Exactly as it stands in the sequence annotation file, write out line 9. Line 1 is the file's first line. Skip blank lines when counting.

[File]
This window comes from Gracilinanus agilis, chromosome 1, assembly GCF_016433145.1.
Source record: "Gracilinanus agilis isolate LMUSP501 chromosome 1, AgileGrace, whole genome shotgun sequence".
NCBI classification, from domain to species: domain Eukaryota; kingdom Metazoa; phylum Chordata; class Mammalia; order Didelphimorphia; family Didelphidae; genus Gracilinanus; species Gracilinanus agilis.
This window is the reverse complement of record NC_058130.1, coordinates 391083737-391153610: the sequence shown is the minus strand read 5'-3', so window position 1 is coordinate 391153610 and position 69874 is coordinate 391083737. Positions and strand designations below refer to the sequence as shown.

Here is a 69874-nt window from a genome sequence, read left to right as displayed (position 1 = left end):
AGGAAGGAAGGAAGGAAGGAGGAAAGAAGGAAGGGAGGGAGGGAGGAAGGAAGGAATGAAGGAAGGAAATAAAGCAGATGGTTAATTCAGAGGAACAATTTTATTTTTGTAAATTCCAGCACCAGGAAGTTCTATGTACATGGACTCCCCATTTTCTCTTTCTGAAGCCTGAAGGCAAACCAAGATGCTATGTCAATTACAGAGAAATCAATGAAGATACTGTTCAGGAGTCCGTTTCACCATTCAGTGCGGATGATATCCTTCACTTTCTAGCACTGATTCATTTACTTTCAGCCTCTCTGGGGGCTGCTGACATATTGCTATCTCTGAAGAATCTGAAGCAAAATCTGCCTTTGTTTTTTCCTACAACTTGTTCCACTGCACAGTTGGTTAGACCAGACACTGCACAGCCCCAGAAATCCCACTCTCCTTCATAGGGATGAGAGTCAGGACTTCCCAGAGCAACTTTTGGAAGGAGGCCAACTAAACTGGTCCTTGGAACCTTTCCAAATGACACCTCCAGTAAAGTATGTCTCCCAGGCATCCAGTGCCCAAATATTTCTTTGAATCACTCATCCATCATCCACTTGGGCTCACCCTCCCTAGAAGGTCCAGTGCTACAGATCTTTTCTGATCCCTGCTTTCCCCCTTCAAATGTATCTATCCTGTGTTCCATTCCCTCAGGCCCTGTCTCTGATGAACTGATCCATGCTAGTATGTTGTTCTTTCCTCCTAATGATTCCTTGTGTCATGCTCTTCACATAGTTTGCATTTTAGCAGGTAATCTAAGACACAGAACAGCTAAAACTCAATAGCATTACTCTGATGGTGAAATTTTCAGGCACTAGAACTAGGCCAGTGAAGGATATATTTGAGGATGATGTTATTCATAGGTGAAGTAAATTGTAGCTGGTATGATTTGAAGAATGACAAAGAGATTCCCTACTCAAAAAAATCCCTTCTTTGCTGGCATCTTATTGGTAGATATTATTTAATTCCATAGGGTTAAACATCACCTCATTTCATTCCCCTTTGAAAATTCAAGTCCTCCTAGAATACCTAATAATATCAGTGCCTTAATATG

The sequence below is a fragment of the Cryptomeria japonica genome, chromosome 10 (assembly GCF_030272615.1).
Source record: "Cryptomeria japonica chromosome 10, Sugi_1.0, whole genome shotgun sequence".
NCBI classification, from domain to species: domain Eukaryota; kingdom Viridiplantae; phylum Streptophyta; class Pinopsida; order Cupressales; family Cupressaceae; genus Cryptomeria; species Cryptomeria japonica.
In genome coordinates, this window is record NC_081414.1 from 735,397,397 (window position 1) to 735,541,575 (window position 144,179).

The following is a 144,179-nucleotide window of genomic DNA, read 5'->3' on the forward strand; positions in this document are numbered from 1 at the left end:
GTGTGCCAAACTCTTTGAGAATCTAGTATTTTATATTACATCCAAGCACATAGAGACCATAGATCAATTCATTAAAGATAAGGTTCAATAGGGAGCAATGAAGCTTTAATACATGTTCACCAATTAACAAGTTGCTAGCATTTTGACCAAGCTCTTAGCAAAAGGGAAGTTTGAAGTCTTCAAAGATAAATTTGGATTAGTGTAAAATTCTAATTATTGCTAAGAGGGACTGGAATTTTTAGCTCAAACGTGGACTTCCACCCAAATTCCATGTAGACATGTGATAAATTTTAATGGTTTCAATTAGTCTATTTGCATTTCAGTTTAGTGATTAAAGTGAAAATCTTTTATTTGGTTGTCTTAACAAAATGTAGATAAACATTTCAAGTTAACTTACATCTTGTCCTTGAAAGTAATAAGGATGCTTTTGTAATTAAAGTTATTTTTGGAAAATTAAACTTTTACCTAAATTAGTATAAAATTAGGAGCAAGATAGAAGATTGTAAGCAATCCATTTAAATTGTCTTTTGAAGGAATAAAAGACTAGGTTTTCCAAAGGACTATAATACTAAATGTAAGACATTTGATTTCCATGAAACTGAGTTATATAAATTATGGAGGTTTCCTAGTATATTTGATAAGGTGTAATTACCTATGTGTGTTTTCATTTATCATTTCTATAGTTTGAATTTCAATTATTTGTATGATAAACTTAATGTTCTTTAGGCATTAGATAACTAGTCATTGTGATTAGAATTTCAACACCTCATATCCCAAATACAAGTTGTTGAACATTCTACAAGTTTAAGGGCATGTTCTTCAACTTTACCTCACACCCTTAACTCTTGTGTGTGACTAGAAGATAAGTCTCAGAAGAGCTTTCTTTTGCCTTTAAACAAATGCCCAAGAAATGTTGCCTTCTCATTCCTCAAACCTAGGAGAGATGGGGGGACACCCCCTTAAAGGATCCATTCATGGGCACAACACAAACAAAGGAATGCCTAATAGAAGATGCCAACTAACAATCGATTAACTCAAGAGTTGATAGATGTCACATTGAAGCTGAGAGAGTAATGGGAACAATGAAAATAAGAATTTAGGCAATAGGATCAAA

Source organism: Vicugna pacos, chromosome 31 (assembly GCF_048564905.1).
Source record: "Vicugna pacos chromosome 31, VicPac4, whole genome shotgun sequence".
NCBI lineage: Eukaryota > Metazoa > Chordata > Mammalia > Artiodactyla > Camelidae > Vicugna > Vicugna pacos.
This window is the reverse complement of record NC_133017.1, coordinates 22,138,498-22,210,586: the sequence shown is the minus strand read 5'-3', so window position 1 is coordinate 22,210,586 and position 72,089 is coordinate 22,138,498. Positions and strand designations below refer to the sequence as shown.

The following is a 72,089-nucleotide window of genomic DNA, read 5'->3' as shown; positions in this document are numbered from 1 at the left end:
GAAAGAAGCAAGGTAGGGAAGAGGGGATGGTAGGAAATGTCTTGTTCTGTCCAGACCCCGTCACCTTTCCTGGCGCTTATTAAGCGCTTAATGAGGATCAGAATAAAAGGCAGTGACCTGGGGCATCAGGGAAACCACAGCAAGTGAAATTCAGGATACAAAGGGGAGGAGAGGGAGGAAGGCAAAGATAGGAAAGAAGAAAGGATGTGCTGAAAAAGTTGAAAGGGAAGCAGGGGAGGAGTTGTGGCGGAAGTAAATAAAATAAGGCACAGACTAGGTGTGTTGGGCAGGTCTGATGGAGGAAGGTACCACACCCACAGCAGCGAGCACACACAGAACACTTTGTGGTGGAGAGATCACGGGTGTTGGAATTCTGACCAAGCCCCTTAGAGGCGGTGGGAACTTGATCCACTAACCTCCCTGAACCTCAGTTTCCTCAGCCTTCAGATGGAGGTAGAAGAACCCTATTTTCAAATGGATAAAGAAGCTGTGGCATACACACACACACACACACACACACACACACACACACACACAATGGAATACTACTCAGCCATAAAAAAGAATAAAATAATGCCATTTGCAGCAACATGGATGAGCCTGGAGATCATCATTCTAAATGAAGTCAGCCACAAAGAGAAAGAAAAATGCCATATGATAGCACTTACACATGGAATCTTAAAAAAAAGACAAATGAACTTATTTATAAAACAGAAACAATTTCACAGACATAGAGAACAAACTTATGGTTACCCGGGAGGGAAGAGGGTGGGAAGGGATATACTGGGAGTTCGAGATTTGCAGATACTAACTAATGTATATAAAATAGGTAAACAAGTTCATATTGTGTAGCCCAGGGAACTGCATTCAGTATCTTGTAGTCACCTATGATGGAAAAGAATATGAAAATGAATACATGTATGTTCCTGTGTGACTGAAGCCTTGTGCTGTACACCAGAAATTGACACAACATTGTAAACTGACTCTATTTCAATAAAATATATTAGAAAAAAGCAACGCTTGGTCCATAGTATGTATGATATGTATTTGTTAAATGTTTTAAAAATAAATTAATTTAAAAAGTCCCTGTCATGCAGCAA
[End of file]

NCBI classification, from domain to species: domain Eukaryota; kingdom Viridiplantae; phylum Streptophyta; class Pinopsida; order Cupressales; family Cupressaceae; genus Cryptomeria; species Cryptomeria japonica.